CUPS must be also used at large corporate Windows based hosts or anywhere that actually have a real postscript printer. I mean of course there must be a actual printing server running its Professional edition.

This may really prove good for Linux and FreeBSD. Look how they made a Mach/NeXT/FreeBSD hybrid (OS X) usable.

Re:CUPS web interface not up to par (1)

AmigaHeretic (991368) | more than 7 years ago | (#19838351)

Clearly, Apple didn't like CUPS' poop-brown web interface. Their only option was to buy it and make it white/blue/brushed aluminum.

Ah ha ha!! That is the funniest thing I've read on slashdot! Wish I had some mod points!! That just cracked me up!! :)

"What exactly did Apple purchase?" (5, Informative)

R2.0 (532027) | more than 7 years ago | (#19837675)

"What exactly did Apple purchase? It was and is an open source project. Trademarks aren't mentioned. "

Perhaps, oh, the source code? Just like it says?

Under the GPL, the author does NOT give up his rights to do whatever the hell he wants with the code, including sell it. The GPL simply grants others the right to copy and distribute the code, subject to certain limitations.

Now Apple owns the copyright to the code. They can take it closed, relicense it, dual license it, or use it for ass paper. But the stuff already release under the GPL remains there. Why is any of this so hard to understand?

Re:"What exactly did Apple purchase?" (0, Flamebait)

CRiMSON (3495) | more than 7 years ago | (#19837693)

Look at who your talking to /. isn't known for it's smarts, or even comprehension of ideas (and who can forget.. spelling).

Re:"What exactly did Apple purchase?" (1)

jellomizer (103300) | more than 7 years ago | (#19837701)

Why is any of this so hard to understand?
Too many drugs during the 60's

Re:"What exactly did Apple purchase?" (1)

FuzzyDaddy (584528) | more than 7 years ago | (#19838207)

Too many drugs during the 60's

I got stoned in the 80's, you insensitive clod!

Re:"What exactly did Apple purchase?" (0)

Anonymous Coward | more than 7 years ago | (#19837709)

Then what's the whole point of a general PUBLIC license? You might as well call it freeware as in free to use only.

Wrong (0)

walterbyrd (182728) | more than 7 years ago | (#19838197)

>>Now Apple owns the copyright to the code. They can take it closed, relicense it, dual license it

Once something is GPL2, it stays GPL2. You can not take it back, even if you own the copyright. And any code you add, is also GPL2.

If Apple entirely re-writes the CUPS system, then Apple can do whatever they want with the licensing.

Re:Wrong (1)

ubernostrum (219442) | more than 7 years ago | (#19838355)

Once something is GPL2, it stays GPL2. You can not take it back, even if you own the copyright. And any code you add, is also GPL2.

No, you're fundamentally misunderstanding both the GPL and how copyright law works. The copyright holder cannot stop anyone who already received a GPL copy from exercising the freedoms granted by the GPL, but the copyright holder is not in any way obligated to continue offering the software to new licensees. The copyright holder is also perfectly free to begin offering a dual-licensing scheme at any point, or to begin offering the software only under a completely different license: offering something once under the GPL, when you are the copyright holder, does not abdicate your right to later change your mind and offer it under a different license instead, or to stop offering it at all. Others who've received GPL copies can continue to modify and distribute per the GPL, but again there is nothing in the GPL which requires the copyright holder to continue offering new licensees the option of the GPL.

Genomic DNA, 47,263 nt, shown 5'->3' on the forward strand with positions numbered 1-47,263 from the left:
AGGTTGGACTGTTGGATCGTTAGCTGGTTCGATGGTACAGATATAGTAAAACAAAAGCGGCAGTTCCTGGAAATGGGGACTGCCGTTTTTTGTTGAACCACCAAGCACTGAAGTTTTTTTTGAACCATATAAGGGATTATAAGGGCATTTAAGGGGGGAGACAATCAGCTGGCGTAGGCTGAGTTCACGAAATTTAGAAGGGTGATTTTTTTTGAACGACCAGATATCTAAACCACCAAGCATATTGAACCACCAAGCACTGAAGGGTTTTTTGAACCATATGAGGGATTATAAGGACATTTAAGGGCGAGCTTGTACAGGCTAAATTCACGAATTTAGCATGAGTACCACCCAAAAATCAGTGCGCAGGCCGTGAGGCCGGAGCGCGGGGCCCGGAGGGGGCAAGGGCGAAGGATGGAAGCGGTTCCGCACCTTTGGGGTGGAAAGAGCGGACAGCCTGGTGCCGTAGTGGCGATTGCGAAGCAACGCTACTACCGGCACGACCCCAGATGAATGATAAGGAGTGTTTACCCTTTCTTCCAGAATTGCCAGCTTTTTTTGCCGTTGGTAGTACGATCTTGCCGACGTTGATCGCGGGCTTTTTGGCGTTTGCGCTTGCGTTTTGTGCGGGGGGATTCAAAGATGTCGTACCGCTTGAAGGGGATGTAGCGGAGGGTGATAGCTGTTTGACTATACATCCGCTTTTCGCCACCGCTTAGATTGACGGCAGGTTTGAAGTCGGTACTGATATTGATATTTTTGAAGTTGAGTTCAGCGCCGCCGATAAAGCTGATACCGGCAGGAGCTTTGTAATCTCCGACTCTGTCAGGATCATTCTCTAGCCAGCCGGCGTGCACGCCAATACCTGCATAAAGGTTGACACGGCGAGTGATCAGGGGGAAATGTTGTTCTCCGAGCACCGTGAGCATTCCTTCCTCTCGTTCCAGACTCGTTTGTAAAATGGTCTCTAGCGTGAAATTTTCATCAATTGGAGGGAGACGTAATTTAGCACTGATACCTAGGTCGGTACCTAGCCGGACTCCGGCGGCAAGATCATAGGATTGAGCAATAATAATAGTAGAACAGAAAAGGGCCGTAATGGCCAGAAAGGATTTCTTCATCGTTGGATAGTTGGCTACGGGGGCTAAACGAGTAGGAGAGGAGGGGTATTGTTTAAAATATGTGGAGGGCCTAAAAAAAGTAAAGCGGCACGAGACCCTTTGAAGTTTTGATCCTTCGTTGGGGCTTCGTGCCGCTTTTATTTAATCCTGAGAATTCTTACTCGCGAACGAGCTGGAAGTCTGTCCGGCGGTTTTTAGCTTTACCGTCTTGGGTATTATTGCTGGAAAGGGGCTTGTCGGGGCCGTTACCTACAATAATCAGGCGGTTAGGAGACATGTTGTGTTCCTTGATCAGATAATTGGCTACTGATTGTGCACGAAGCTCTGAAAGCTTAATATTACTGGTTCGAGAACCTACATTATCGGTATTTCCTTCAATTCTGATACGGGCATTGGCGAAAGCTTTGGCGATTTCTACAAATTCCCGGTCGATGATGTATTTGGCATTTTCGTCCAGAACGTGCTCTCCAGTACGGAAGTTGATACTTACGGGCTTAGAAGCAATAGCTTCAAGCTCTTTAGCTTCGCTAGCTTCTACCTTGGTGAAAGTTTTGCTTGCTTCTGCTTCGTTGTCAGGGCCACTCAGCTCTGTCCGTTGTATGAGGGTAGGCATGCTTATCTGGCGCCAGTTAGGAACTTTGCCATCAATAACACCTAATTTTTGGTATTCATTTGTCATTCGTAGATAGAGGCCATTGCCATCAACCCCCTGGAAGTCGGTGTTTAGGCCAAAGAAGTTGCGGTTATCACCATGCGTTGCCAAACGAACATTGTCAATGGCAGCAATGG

If Apple entirely re-writes the CUPS system, then Apple can do whatever they want with the licensing.

No, they don't have to rewrite anything. From what I gather, CUPS has always required assignment of copyright from contributors (much like software maintained by the FSF), which means Apple holds the copyright to all of the CUPS code free and clear. And the GPL does not place any restrictions on the copyright holder which would forbid Apple from switching the licensing scheme.

Open source != Public Domain (2, Interesting)

mwvdlee (775178) | more than 7 years ago | (#19837687)

Just because it's licensed under GPL, doesn't mean that there is no copyrights that can't be sold.
What probably happened is that mr. Sweet (the main developer) sold his copyrighted code to Apple. Any bits of code in the open source project which wasn't build by the main developer is still the sole property of those individuals.
What this means is that Apple can use mr. Sweet's code any way it pleases, without having to adhere to the GPL (just as mr. Sweet could do; it was his copyright). What Apple CANNOT do is use any CUPS source which was NOT created by mr. Sweet and use it outside the restrictions of GPL.
In theory; if nobody but mr. Sweet contributed any code to CUPS, Apple could effectively fork the code and start a non GPL branch.

Re:Open source != Public Domain (5, Informative)

Constantine XVI (880691) | more than 7 years ago | (#19837917)

Except that Sweet required that copyrights for all code be transferred to his company.

Re:Open source != Public Domain (1)

the eric conspiracy (20178) | more than 7 years ago | (#19838005)

If Sweet indeed owns the copyrights to all the code, he can certainly sell them to Apple. At this point Apple can relicense future versions of CUPS.